Way back, almost in another life, I worked for the D&H Railway.
I was what was known as a "fireman." In other words, sometimes I ran the trains over the railroad between the Capital District and Binghamton.
If I had worked there many more years, I would have probably become an engineer, but I traveled another track down a newspaper career instead.
Not being a full-fledged engineer, I always had a real engineer, usually old and with a lot of experience, with me to guide me. I paid attention to him (they were all "hims" in those days). Train wrecks are an awful thing to be responsible for.
Something that always amazed me was the way that all the engineers quite literally knew every inch of rail between here and there. Here was usually a couple hundred miles from there.
Every hill and hump, every sag, and every siding. The location of every signal light and whistle post was ingrained in their memories, to say nothing of the kids who lived along the track and needed a special little "toot-toot" of the horn.
That measure of knowledge of physical terrain was simply astounding to me.
It still is.
But now, I’ve got a new toy, which puts them to shame.
It’s a portable GPS device, or "portable navigator."
It’s small enough to fit into a shirt pocket, yet it knows all the roads, and places along them, in the U.S. and Canada.
It has a display that shows you as a little pointer, which moves along the roads as you drive. Watching the screen is OK, but I wouldn’t recommend trying to do that and drive at the same time.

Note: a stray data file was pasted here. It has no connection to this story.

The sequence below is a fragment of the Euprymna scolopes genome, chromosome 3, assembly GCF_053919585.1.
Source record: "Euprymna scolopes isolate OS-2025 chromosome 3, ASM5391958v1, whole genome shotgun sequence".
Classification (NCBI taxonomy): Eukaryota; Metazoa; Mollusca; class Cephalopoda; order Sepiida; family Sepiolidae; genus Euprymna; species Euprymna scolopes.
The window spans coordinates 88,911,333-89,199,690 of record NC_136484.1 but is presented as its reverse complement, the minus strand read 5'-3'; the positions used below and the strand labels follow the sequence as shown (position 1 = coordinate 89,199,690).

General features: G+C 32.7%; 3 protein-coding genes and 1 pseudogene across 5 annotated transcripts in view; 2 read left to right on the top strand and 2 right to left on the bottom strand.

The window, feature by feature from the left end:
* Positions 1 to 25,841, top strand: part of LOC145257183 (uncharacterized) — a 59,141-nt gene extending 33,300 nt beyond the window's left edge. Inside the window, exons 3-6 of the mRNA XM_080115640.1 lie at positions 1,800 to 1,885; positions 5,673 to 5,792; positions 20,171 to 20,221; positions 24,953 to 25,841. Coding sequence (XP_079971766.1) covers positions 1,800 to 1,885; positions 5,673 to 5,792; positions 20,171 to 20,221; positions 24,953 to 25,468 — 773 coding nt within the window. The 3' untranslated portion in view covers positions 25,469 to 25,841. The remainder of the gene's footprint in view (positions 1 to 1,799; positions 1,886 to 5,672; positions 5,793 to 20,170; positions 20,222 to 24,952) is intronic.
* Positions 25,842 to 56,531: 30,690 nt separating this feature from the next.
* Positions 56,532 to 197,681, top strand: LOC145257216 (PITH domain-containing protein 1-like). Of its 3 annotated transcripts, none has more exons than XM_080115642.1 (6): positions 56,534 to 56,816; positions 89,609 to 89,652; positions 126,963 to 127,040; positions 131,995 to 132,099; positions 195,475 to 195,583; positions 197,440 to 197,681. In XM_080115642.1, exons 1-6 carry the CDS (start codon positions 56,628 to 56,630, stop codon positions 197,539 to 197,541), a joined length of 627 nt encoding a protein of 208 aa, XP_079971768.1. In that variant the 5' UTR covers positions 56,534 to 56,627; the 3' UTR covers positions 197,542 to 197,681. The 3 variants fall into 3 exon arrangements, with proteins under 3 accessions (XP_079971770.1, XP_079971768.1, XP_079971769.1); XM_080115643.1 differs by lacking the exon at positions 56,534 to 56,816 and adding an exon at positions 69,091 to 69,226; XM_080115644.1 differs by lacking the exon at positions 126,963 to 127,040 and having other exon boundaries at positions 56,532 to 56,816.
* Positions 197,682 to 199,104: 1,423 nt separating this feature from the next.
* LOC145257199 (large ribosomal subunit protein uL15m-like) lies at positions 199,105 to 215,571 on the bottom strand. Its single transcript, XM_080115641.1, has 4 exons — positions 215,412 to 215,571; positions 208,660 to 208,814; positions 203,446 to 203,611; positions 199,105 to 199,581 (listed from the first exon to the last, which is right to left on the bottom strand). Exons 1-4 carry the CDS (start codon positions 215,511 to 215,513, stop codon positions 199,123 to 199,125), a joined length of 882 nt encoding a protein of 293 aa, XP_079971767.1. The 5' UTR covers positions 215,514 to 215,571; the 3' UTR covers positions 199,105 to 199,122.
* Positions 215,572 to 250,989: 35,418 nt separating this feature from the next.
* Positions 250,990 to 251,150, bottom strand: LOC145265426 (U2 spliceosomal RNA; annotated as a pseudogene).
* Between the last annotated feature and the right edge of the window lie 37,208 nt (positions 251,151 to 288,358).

Which brings me to the best part.
It talks to me. Indeed, it actually has a voice and talks. I enter the address of my destination into it, and it tells me which way to go. "In a half mile, bear right onto route 17C," then later "in two-tenths of a mile, bear right onto route 17C," and as the exit appears, "bear right onto route 17C."
It takes the fear out of driving somewhere you’re not familiar with. It’s made everyone smile when I show them how it works. It’s like having an experienced engineer bending over your shoulder, telling you what to do as the train rolls down the track.
You don’t even have to look at it, actually. Just keep listening.
Now, to be truthful, this technology is not news. These devices have been available for several years, at least.
What is news is that the technology has matured enough by now to work well, and be really reliable and easy to use, and most importantly _ it’s now affordable.
That last point is what’s made all the difference. A technology may be wonderful, but irrelevant to most people if it’s beyond their reach.
That’s the story about GPS receivers. They’ve been out there a long time, but if you wanted one as an option in your new car, it would add $1,000 or so to the price. Handheld portable units were only slightly less. That makes you stop and wonder if you really want it.
What I’m writing about is a portable GPS device, which fits into a shirt pocket, and can be used by you, or your significant other, your son or your daughter or your friend, each in their own vehicle. You can just share it, giving it to whoever needs to use it.
I got mine for about $300. I think the technology has reached a price point where it’s pretty much available to most anyone now. This, in a nutshell, is what makes it news.
One last thing. A big "thank you" to my neighbor John Stankiewicz, who recently brought this whole thing to my attention. Both us boys now have new toys.
Bruce Endries is former systems manager at The Daily Star. He can be reached by e-mail at firstname.lastname@example.org.